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    1. Freeman, Richard B, 1988. "Contraction and Expansion: The Divergence of Private Sector and Public Sector Unionism in the United States," Journal of Economic Perspectives, American Economic Association, vol. 2(2), pages 63-88, Spring.
    2. William T. Dickens, 1983. "The Effect of Company Campaigns on Certification Elections: Law and Reality Once Again," ILR Review, Cornell University, ILR School, vol. 36(4), pages 560-575, July.
    3. Richard B. Freeman & Morris M. Kleiner, 1988. "The Impact Of New Unionization On Wages And Working Conditions: A Longitudinal Study Of Establishments Under NLRB Elections," NBER Working Papers 2563, National Bureau of Economic Research, Inc.
    4. Clark, Kim B, 1984. "Unionization and Firm Performance: The Impact on Profits, Growth, and Productivity," American Economic Review, American Economic Association, vol. 74(5), pages 893-919, December.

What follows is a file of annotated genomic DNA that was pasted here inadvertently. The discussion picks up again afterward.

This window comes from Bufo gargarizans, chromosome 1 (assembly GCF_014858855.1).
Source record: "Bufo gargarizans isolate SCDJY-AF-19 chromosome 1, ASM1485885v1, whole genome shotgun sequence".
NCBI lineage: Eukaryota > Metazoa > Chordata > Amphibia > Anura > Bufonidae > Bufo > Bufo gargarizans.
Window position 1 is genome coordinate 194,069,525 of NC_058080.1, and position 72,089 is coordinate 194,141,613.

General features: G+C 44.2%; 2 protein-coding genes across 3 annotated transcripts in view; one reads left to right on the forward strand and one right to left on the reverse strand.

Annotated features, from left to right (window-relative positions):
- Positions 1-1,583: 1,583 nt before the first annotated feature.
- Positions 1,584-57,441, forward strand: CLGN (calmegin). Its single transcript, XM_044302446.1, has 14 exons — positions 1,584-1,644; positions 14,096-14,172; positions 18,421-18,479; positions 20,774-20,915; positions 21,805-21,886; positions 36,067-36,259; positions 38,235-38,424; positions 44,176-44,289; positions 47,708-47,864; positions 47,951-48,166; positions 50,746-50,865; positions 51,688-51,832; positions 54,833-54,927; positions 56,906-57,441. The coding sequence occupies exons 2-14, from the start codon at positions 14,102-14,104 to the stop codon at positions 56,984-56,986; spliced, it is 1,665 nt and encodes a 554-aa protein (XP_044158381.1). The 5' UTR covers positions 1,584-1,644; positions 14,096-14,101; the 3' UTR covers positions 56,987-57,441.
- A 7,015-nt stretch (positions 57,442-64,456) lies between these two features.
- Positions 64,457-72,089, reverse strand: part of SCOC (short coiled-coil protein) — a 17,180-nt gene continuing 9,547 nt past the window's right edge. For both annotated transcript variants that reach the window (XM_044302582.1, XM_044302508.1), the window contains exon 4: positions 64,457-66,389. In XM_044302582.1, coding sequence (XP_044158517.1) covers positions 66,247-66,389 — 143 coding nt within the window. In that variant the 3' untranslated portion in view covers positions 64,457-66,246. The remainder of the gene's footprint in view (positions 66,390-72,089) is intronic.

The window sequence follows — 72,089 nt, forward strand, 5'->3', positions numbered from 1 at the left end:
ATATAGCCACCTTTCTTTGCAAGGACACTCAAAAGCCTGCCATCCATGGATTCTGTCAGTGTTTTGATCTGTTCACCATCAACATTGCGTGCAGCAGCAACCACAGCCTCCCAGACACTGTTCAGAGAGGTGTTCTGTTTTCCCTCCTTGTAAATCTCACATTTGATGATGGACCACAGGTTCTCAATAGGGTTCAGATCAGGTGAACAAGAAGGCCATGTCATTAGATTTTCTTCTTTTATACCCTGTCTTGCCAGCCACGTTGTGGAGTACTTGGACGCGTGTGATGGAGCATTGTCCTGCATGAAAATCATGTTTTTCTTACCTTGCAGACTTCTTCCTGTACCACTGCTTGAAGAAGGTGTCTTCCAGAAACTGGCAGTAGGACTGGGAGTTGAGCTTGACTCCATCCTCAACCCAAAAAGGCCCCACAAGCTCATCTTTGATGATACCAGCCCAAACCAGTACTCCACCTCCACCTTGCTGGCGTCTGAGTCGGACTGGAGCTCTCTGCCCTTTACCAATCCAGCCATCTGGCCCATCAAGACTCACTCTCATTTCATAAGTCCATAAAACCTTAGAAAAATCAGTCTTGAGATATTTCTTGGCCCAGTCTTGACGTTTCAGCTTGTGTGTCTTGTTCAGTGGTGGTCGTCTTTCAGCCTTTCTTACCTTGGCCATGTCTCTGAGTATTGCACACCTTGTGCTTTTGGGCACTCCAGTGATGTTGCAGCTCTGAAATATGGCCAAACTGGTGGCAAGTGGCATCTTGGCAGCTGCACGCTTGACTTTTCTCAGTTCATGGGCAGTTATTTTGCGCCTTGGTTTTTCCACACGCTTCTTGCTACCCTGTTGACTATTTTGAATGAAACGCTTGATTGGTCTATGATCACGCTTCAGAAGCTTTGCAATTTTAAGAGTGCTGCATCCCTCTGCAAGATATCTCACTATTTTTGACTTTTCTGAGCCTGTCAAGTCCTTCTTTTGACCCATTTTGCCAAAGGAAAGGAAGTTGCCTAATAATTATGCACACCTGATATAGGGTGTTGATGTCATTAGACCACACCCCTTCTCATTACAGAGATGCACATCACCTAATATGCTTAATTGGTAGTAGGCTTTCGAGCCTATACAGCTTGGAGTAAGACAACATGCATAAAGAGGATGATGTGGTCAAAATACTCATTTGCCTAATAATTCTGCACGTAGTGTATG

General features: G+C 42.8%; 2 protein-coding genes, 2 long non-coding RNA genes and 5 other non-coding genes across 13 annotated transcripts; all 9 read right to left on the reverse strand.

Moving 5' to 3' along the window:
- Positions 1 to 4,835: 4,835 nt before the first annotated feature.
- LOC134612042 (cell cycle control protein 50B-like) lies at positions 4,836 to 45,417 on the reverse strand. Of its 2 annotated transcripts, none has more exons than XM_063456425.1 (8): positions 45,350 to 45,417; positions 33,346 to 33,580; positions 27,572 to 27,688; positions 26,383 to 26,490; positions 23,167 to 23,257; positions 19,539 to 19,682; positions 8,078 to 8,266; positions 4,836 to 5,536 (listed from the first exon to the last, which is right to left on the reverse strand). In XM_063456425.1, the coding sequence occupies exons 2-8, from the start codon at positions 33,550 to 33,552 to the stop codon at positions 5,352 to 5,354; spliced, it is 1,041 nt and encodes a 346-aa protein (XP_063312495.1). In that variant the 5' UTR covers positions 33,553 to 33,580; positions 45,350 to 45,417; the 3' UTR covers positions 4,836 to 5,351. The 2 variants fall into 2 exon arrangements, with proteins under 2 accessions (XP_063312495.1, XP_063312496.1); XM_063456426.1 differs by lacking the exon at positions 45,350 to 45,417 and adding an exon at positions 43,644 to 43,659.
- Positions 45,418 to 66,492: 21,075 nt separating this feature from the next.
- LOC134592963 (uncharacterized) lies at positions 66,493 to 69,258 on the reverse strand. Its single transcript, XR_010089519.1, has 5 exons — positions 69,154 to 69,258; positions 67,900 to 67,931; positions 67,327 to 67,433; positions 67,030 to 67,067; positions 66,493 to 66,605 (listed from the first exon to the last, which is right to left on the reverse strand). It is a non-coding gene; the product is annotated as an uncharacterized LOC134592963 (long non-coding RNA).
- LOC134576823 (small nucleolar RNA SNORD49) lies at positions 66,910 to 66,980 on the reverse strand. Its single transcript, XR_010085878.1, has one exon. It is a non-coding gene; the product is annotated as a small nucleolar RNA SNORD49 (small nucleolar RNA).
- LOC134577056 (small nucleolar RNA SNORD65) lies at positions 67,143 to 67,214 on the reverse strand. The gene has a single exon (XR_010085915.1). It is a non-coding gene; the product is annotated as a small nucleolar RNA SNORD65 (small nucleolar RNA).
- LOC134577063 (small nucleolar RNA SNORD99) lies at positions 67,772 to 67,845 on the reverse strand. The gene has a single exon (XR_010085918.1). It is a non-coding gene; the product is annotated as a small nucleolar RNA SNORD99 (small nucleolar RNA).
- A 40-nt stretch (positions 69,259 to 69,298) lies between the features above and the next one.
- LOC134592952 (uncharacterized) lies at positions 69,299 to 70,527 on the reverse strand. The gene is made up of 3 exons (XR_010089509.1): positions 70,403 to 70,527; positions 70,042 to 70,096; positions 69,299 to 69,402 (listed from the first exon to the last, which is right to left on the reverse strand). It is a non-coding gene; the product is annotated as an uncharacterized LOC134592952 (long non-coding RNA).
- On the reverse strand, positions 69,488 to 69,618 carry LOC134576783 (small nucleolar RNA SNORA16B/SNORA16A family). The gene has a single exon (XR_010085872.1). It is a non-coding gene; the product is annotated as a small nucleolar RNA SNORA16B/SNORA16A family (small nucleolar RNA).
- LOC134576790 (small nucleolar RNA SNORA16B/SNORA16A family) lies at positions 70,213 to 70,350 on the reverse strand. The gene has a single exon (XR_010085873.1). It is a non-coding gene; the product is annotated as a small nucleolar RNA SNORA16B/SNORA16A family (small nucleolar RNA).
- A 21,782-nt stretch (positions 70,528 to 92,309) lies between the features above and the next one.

5. William T. Dickens & Jonathan S. Leonard, 1985. "Accounting for the Decline in Union Membership, 1950–1980," ILR Review, Cornell University, ILR School, vol. 38(3), pages 323-334, April.
    6. Thomas A. Kochan & Robert B. McKersie & John Chalykoff, 1986. "The Effects of Corporate Strategy and Workplace Innovations on Union Representation," ILR Review, Cornell University, ILR School, vol. 39(4), pages 487-501, July.
    7. Ashenfelter, Orley & Johnson, George E, 1969. "Bargaining Theory, Trade Unions, and Industrial Strike Activity," American Economic Review, American Economic Association, vol. 59(1), pages 35-49, March.